5. Earl Reineman on September 10, 2020 at 11:49 am

    Bill was absolutely one of my favorite people. He was always eager to connect by way of a good conversation, and took a real interest in others and in the world around him. He was kind and generous (and a little mischievous), and his legacy will live on in Lawrence, Ks–especially by way of his philanthropic gifts. Thank you, Bill, for making life more interesting for all of us who had the honor of knowing you.

  6. Heather & Ross Thomas, Emily & Molly on September 11, 2020 at 10:55 am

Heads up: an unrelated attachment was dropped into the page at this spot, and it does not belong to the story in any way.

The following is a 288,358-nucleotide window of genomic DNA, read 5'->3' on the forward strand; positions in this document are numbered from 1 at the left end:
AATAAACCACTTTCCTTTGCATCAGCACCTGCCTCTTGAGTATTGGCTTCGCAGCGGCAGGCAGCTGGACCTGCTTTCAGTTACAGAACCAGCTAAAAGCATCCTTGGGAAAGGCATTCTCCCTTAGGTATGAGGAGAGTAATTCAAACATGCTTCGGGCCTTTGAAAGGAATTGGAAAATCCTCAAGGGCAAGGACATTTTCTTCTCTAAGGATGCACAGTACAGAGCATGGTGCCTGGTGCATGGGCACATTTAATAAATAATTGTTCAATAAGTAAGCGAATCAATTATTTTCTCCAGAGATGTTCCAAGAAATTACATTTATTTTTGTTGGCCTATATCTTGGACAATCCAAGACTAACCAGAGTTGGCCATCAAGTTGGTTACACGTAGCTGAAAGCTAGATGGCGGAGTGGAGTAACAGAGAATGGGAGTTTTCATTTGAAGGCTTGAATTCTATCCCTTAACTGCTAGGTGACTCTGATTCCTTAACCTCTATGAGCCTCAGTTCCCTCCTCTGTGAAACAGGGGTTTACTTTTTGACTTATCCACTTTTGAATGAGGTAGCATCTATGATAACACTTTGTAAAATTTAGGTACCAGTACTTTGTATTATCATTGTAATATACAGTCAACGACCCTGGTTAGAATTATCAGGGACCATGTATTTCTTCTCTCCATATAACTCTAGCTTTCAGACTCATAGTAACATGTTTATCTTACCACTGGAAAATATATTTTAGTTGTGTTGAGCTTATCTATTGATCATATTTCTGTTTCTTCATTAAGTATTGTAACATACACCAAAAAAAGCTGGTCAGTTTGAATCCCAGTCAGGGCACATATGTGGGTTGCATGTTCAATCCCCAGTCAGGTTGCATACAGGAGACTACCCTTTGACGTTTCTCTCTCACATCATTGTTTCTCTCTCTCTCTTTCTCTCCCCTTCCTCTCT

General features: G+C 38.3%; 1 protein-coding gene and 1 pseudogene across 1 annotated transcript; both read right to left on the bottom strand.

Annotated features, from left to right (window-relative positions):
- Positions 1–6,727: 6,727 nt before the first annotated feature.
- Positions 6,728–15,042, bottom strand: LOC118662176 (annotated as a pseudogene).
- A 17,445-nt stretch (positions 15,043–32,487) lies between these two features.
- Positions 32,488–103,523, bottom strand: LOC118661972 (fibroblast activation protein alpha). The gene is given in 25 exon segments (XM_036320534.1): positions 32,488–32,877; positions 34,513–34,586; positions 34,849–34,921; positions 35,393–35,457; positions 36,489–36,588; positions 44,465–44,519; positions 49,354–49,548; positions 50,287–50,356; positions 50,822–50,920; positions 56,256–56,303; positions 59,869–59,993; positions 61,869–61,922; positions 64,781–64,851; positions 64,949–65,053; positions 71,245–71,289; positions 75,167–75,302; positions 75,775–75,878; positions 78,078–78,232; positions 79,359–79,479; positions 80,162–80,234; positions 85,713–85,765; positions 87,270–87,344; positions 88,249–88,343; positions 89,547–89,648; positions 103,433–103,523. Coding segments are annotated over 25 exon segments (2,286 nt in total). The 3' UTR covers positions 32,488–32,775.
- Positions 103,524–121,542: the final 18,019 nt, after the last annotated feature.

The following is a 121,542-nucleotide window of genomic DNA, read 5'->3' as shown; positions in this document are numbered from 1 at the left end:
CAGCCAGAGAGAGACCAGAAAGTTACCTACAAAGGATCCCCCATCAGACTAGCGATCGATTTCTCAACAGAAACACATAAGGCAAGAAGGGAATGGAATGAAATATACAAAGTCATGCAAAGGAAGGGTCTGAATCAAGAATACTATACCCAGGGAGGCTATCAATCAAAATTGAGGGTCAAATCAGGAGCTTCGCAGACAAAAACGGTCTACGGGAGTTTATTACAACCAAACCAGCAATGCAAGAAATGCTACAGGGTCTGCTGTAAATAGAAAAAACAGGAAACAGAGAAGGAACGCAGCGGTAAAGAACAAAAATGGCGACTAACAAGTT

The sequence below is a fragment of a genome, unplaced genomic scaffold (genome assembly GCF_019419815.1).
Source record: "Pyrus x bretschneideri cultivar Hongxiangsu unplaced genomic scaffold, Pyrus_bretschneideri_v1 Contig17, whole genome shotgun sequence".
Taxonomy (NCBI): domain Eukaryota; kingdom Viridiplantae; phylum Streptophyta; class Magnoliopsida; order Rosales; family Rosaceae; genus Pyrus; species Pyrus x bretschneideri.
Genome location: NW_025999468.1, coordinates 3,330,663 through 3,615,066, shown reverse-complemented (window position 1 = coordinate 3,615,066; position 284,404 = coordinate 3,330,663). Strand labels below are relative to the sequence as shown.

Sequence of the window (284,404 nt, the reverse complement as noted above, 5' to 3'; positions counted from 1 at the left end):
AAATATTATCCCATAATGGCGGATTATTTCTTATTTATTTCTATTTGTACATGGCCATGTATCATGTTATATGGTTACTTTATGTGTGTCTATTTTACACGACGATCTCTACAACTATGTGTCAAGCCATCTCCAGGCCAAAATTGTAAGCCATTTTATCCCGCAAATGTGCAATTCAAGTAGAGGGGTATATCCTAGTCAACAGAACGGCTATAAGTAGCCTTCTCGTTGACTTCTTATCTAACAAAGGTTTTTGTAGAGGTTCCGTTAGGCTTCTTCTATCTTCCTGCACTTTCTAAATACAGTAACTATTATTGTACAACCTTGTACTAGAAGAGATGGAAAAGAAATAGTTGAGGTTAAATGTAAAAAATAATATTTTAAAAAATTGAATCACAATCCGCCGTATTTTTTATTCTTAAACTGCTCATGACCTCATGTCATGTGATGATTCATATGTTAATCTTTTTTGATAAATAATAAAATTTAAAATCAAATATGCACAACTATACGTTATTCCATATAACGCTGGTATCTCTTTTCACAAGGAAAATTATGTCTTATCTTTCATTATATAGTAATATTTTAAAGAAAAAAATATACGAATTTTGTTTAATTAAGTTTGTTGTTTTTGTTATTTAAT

Our thoughts and prayers are with the Dann and Cerf families. We lived next door to Bill on Trail Rd. for 15 years, and although we both moved in 2007, he has remained a beloved friend in our hearts. I continue to think of him often and miss him terribly, and we are deeply saddened to hear of his passing. When we bought our house on Trail Rd., I knew of Bill only through his “advertorials,” so you might imagine my apprehension when I discovered that he was my new neighbor. But it wasn’t long before we met and became instant friends. I discovered that Bill was a kind and gentle soul, very quiet and unassuming, with a quick wit and sharp intellect, and – always — his self-deprecating sense of humor. He loved and admired my children unconditionally. I will never forget our spirited debates on lots of current issues, even though we were completely opposed to the other’s viewpoint! He always listened patiently to my arguments and offered his own insights; and while I always tried to sway his opinion, I don’t think I ever succeeded! I loved listening to him play his piano – he had so much talent that he was reluctant to share. I could hear him playing outside through the walls of the house, but it also let me know that he was OK when I hadn’t actually seen him in a few days. The man walked miles – I can’t tell you how many times I tried to get him to wear a safety vest when he walked at night, but he never would. I could go on and on… so many good memories! Bill was a treasure, and our world will be a little less colorful without him. Rest in peace, dear friend!